Treasury Cites HTF Bailout As Determining Factor of Next Debt Limit Deadline

Earlier today, Treasury Secretary Janet Yellen acknowledged, in a new letter to Congress, something that ETW has been pointing out since August – that a large bailout of the Highway Trust Fund, like the $118 billion bailout contained in the infrastructure bill that President Biden signed into law yesterday, could increase the federal debt to the edge of the current legal limit.

The letter said:

Yesterday, the President signed the Infrastructure Investment and Jobs Act, which appropriates $118 billion for the Highway Trust Fund. Under 26 U.S.C. § 9601, these funds must be transferred into the Highway Trust Fund within one month after the enactment of the legislation, and the transfer will be completed on December 15. Promptly thereafter, the funds will be invested in nonmarketable Treasury securities subject to the debt limit. While I have a high degree of confidence that Treasury will be able to finance the U.S. government through December 15 and complete the Highway Trust Fund investment, there are scenarios in which Treasury would be left with insufficient remaining resources to continue to finance the operations of the U.S. government beyond this date. As the federal government’s cash flow is subject to unavoidable variability, I will continue to update Congress as more information becomes available.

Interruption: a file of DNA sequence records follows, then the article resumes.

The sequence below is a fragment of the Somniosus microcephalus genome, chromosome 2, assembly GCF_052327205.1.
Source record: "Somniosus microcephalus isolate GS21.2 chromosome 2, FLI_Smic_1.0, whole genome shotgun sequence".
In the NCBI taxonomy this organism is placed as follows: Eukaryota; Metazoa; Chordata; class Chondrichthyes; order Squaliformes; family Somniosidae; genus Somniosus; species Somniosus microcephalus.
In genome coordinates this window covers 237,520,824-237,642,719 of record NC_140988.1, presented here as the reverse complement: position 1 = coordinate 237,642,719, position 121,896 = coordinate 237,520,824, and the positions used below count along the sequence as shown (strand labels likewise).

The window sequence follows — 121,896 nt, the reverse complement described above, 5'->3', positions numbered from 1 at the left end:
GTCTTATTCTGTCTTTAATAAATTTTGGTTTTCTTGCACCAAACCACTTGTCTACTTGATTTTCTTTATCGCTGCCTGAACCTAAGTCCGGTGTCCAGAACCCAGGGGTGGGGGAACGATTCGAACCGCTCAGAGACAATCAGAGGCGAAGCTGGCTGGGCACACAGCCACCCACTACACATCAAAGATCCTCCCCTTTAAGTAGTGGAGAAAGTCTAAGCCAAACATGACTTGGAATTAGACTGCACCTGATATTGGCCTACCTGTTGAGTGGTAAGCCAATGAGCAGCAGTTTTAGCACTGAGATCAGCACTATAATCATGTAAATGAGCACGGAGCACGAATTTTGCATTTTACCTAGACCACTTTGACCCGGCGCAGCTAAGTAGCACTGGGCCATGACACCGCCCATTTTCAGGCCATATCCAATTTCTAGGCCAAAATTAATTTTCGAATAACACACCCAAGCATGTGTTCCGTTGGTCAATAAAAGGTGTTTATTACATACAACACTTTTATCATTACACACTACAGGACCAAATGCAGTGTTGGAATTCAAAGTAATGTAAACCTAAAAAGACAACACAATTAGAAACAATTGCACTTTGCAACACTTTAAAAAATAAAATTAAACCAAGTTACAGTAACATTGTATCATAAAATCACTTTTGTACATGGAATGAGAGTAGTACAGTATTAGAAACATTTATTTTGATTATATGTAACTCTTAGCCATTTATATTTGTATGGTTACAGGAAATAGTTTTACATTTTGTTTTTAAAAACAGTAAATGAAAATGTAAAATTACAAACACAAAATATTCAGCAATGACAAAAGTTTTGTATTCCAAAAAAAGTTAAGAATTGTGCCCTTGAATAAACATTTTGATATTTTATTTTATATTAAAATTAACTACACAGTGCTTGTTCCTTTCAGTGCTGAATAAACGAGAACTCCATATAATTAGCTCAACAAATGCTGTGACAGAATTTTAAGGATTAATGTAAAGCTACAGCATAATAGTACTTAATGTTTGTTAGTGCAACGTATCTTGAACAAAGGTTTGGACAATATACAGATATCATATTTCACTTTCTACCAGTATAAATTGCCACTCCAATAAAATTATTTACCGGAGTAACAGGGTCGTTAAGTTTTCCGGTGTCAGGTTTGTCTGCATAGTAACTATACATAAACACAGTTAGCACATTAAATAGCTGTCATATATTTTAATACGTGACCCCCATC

The last debt ceiling increase (P.L. 117-50), enacted just over a month ago on October 14, increased the debt ceiling by $480 billion, from $28.401 trillion to $28.881 trillion. Treasury, which had been using “extraordinary measures” (a.k.a. bookkeeping sleight-of-hand) to avoid breaching the old limit for weeks, took just 7 business days to come to a level just $25 million below the new limit.
Debt Subject to Limit vs Debt Limit (Million $$)
Debt STL Limit Headroom
EOD Wed Oct 13 28,401,463 28,401,463 0
EOD Thu Oct 14 28,700,855 28,881,463 180,608
EOD Fri Oct 15 28,726,676 28,881,463 154,787
EOD Mon Oct 18 28,793,904 28,881,463 87,559
EOD Tue Oct 19 28,815,119 28,881,463 66,344
EOD Wed Oct 20 28,801,520 28,881,463 79,943
EOD Thu Oct 21 28,853,860 28,881,463 27,603
EOD Fri Oct 22 28,881,438 28,881,463 25

Through extraordinary measures (shown in weekly reporting here), Treasury has kept the total debt subject to limit hovering at that level $25 million below the limit for almost a month, but today’s Treasury letter acknowledges that $118 billion in one day, after two months of extraordinary measures, might be the breaking point.

There are the usual small caveats (spending levels and day-to-day receipts fluctuate unpredictably), but one big caveat – quarterly tax payments for filers who use fiscal years that end on March 31 or June 30 file quarterly taxes on December 15, and those tax receipts, if corporate income was strong, could buy additional weeks of staying below the limit.

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